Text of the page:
are commensal). Such enrichments may serve to educate the developing immune system to important members of the microbiota. As was recently reported for children on 3 continents (Yatsunenko et al., 2012
), similarities between the child and mother microbiota increased with the age of the children, which underscores the importance of shared diet and environment on shaping the microbiota (Koenig et al., 2011
Metabolic syndrome is a range of phenotypes that increase an individual’s risk of developing type 2 diabetes, including hyperglycemia, insulin resistance, excess adiposity and low-grade inflammation (Tilg and Moschen, 2006
; Vijay-Kumar et al., 2010
). Similarly, the latter stages of pregnancy have been described as a diabetogenic state that maintains hyperglycemia in the mother and a continuous supply of nutrients to the fetus. Gains in adiposity also prepare the female body for the energetic demands of lactation. Elevated levels of circulating pro-inflammatory cytokines have been reported for late pregnancy and correlated with levels of insulin resistance, suggesting a possible mechanistic link (Mor and Cardenas, 2010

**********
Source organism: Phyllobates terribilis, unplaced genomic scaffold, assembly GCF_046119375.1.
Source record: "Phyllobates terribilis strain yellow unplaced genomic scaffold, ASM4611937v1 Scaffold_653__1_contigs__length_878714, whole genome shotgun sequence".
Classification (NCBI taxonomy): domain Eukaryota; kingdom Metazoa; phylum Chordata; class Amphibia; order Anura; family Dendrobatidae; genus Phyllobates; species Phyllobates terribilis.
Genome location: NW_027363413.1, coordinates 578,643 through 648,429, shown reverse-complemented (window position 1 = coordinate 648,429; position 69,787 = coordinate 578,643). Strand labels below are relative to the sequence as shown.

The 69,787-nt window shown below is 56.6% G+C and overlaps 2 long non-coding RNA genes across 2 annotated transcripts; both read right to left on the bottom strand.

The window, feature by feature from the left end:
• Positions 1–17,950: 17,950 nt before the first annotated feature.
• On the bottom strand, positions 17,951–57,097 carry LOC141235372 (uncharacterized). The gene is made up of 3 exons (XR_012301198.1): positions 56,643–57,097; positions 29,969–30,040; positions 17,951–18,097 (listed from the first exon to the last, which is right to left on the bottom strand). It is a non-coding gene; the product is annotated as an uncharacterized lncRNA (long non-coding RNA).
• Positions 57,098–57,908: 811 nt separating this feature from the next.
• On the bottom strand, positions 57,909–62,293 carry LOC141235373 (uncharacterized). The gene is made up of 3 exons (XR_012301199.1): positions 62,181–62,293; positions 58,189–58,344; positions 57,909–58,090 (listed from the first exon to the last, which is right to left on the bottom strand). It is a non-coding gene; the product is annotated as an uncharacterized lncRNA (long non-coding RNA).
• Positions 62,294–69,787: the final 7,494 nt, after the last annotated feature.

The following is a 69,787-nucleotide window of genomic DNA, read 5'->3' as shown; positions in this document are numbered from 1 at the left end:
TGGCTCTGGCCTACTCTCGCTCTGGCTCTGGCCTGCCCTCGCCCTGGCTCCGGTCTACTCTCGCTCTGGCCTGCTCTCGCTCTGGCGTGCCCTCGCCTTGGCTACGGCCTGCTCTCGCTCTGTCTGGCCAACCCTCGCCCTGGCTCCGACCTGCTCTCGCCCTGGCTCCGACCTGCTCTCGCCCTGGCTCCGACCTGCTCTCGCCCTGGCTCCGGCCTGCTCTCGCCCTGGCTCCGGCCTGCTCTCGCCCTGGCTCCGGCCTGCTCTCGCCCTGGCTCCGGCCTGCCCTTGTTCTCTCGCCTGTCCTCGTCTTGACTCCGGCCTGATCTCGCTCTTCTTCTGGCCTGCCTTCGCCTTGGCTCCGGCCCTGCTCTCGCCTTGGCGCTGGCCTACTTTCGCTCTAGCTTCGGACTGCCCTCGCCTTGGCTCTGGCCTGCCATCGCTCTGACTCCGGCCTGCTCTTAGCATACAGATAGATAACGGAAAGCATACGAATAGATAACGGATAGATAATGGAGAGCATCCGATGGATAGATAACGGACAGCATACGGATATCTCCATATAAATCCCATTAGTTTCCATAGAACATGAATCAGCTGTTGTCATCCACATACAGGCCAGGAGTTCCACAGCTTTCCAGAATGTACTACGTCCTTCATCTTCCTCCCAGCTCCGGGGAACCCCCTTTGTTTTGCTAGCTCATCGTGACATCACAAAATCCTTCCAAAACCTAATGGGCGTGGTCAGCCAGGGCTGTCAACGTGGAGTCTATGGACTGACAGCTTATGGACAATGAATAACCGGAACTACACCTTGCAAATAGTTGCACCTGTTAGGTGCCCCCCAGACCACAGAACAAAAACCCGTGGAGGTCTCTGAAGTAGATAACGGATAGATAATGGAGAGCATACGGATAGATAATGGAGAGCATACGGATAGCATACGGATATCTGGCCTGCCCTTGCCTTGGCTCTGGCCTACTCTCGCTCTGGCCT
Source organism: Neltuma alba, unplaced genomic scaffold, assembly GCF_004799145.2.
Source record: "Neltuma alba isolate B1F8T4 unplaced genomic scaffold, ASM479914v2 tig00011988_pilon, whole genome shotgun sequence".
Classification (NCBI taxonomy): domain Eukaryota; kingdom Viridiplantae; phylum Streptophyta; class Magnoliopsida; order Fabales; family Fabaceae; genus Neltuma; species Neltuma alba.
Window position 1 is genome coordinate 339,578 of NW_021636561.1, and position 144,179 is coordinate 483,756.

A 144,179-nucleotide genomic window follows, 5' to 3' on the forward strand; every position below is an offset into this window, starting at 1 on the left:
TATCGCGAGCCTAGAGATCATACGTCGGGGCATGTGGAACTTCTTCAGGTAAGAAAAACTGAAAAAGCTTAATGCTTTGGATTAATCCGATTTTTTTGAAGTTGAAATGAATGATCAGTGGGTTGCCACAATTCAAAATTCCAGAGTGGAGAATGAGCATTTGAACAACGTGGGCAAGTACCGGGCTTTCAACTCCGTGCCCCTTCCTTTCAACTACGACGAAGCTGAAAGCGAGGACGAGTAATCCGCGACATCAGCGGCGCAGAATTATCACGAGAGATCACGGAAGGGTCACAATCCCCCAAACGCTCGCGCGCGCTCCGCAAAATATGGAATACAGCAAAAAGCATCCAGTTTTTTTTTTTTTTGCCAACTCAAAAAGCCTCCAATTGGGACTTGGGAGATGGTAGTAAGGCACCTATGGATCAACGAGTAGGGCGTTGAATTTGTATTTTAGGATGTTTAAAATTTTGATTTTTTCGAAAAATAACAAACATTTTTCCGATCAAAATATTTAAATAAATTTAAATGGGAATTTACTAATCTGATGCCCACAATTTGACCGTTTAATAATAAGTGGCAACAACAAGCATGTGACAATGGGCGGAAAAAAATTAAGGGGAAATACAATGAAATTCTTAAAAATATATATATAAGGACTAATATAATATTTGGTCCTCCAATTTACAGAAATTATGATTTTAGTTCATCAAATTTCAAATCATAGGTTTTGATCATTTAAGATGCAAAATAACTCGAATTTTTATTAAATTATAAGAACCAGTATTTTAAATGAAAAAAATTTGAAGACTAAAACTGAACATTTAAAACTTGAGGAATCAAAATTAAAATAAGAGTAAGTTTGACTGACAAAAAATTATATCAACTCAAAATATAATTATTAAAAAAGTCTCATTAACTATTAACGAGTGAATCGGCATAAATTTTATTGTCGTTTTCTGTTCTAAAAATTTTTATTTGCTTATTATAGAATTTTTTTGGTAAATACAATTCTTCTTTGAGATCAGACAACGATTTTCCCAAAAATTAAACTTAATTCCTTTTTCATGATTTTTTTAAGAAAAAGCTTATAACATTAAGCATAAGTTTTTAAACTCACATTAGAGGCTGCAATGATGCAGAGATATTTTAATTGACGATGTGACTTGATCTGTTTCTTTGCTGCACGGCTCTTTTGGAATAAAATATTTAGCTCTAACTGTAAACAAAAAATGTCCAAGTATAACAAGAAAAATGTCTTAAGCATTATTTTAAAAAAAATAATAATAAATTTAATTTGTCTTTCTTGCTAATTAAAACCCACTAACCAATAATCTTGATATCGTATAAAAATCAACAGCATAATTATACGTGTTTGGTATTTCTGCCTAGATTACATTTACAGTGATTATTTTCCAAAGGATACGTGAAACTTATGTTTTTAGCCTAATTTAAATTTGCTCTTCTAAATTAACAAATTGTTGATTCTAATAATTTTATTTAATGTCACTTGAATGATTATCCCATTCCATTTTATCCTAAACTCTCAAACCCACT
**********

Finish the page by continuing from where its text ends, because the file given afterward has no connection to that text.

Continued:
). The women in our study had reduced insulin sensitivity, circulating blood glucose levels and adiposity over gestation, and in addition, we observed an increase in levels of inflammation markers in stool from T1 to T3. We suggest that a low-grade inflammation develops during pregnancy at the intestinal mucosal epithelium, and this inflammation may drive the microbial dysbiosis into a positive feedback loop with the altered host response (Lupp et al., 2007
Two principal mechanisms have been proposed for how the gut microbiota can contribute to host adiposity: (i) increased energy extraction efficiency from the diet, and (ii) altered host-microbial interactions that promote metabolic inflammation. The results of our microbiota transfer experiments suggest that pregnancy is most similar to the second mechanism, in which a dysbiosis drives changes in metabolism. Our results are very similar to the recently described mouse model for metabolic syndrome in which the microbiota are sufficient and required to transfer aspects of metabolic syndrome to otherwise healthy germ-free wildtype recipient mice, including inflammation, excessive weight gain, hyperglycemia, and reduced insulin sensitivity (Vijay-Kumar et al., 2010